Josh [00:09:07] Well we went from a 52-week high four weeks ago to a 52-week low. Tree weeks ago. Excuse me. It is the fastest ever sell off from a new high to a 52-week low of all time. It's never happened. It's never happened in recorded history of the S&P 500, which began in 1957. So from that standpoint, the panic makes perfect sense. It's quick. It's 17 days from that high to that low. So that's one reason. 


Josh [00:09:40] But I'm going to tell you the other reason, which is really interesting. And it reminds me of trading after 9/11. People are not just afraid of what the stock market is doing. 


Josh [00:09:50] They're also afraid for their health and for their parents' health and their grandparents' health. And some you know, they have young children at home. People are afraid of getting sick. And when that fear instinct takes over, what happens is we start conflating the two things, losing money in the market and oh, my God, 20 percent of the people that get this thing end up in the hospital. And I read somewhere as many as 2 percent are dying. So those things are combining in this primeval part of our brain. And we can't help it — we can't help conflating the two things.


Josh [00:10:26] And so I think the speed and the fact that we're worried about getting sick are combining to make this seem like it's a much more panicky moment. I brought up 9/11. I just want to get to that really quickly. I was in my 20s when when that took place and I really wasn't very experienced, but I would say that this feels very much like that atmosphere because I was living and working in New York City. 


Josh [00:10:51] And after 9/11, every day after there were new rumors and new pieces of news hitting the tape, there's a suitcase bomb. There's gonna be an anthrax envelope. There's another crash that no one told you. Like those headlines would hit the tape — a suspicious package found in Grand Central Terminal. Right. We didn't have Twitter then. So that news would hit Dow Jones and the stock market would lurch down 300 more points, which was a lot of points back then. So this feels very similar that every time we hear about another school district being closed or another city all of a sudden recording an outbreak, the stock market is reacting. 


Josh [00:11:32] It's very, very much like the aftermath of 9/11 in the way I feel right now is how I felt then. And once again, we were not just worried about losing money in the market after 9/11. We literally thought our lives were at risk, especially working in Manhattan. 


Josh [00:11:51] And then as now, there are life and death issues that are more important than volatility in the stock market but again, we are conflating all these illnesses together.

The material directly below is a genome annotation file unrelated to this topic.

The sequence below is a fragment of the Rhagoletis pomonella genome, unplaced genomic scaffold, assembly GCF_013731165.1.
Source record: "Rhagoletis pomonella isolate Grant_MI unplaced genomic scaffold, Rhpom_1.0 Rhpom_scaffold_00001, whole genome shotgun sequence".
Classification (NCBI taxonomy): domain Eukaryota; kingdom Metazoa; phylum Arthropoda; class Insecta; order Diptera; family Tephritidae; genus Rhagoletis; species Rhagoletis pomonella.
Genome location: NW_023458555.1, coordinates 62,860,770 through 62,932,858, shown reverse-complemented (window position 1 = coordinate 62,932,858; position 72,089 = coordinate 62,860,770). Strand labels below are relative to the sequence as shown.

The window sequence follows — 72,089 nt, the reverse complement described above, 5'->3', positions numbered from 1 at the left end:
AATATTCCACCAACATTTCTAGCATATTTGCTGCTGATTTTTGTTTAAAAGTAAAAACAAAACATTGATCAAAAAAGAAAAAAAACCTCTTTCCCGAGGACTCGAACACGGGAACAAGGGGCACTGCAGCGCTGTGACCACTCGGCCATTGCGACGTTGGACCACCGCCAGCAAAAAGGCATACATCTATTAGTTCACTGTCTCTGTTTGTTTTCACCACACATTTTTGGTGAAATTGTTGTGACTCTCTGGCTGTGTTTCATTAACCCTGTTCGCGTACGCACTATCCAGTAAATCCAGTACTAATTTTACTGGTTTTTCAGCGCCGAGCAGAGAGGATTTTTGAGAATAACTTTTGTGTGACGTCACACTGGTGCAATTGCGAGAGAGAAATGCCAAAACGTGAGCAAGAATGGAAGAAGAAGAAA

Kinsey [00:12:01] And you make an interesting point that you were in your 20s when 9/11 happened. And I think a lot of the people who are probably listening to Business Casual right now have mostly invested in a bull market. I mean, we just had 11 years of a bull market. No one really understands what it's like to invest in the markets without the sort of comfort knowing that yeah, it'll probably go back up. But I think it's worth driving home the point that statistically speaking, it might go down again very soon, it seems likely, but at the end of the day, things go back up eventually. It just depends on where you are in your investing timeline and your investing career. I mean, if you're like you said at the top of the episode, five years out from retirement, you're maybe sweating this a little bit more than someone who like me, 25 years old and still has what seems like a lifetime or an entire career to invest ahead of her. 


Josh [00:12:47] So we we've spent this week and last week and the week before as financial advisors talking with very wealthy people who have seen big declines in their retirement portfolios. But these are people that, you know, if if the S&P declines by 14 percent, you have 10 million dollars invested in a mix of stocks and bonds. So you didn't take the full downside of the stock market because bonds went up. So you have something offsetting that. But, yes, you have a material dollar losses in retirement accounts. And if you are 65, you don't have the years in front of you to replace that income. You're not like still working and earning as much as you were when you were in your 40s and 50s. So that that is definitely a legitimate concern that investors have. And the good news is there are there are advisors all over the country having those conversations with clients about not overreacting to short term volatility. 


Kinsey [00:13:47] Right. And this should be people's lesson, right to diversify your portfolio when you're younger and start getting used to that. 


Josh [00:13:54] That's right. And the thing is, it comes down to like there are different personality types of people. So there are people that would say, you know what I traded through 9/11, I remember that we thought bin Laden was going to strike again any moment. I remember that, you know, I remember that period and I didn't panic then so I'm not going to panic now. There are definitely people that are, you know, that are boomers that were around 20 years ago when that happened and they remember that the right lesson was to stick through it. 


Josh [00:14:24] But the thing is, it always feels different, so every bear market, which I think statistically, if we're not in one yet, we're right there. We're either down 19 or 20 percent as we're recording this. Every bear market feels like it's different for different reasons and they always are.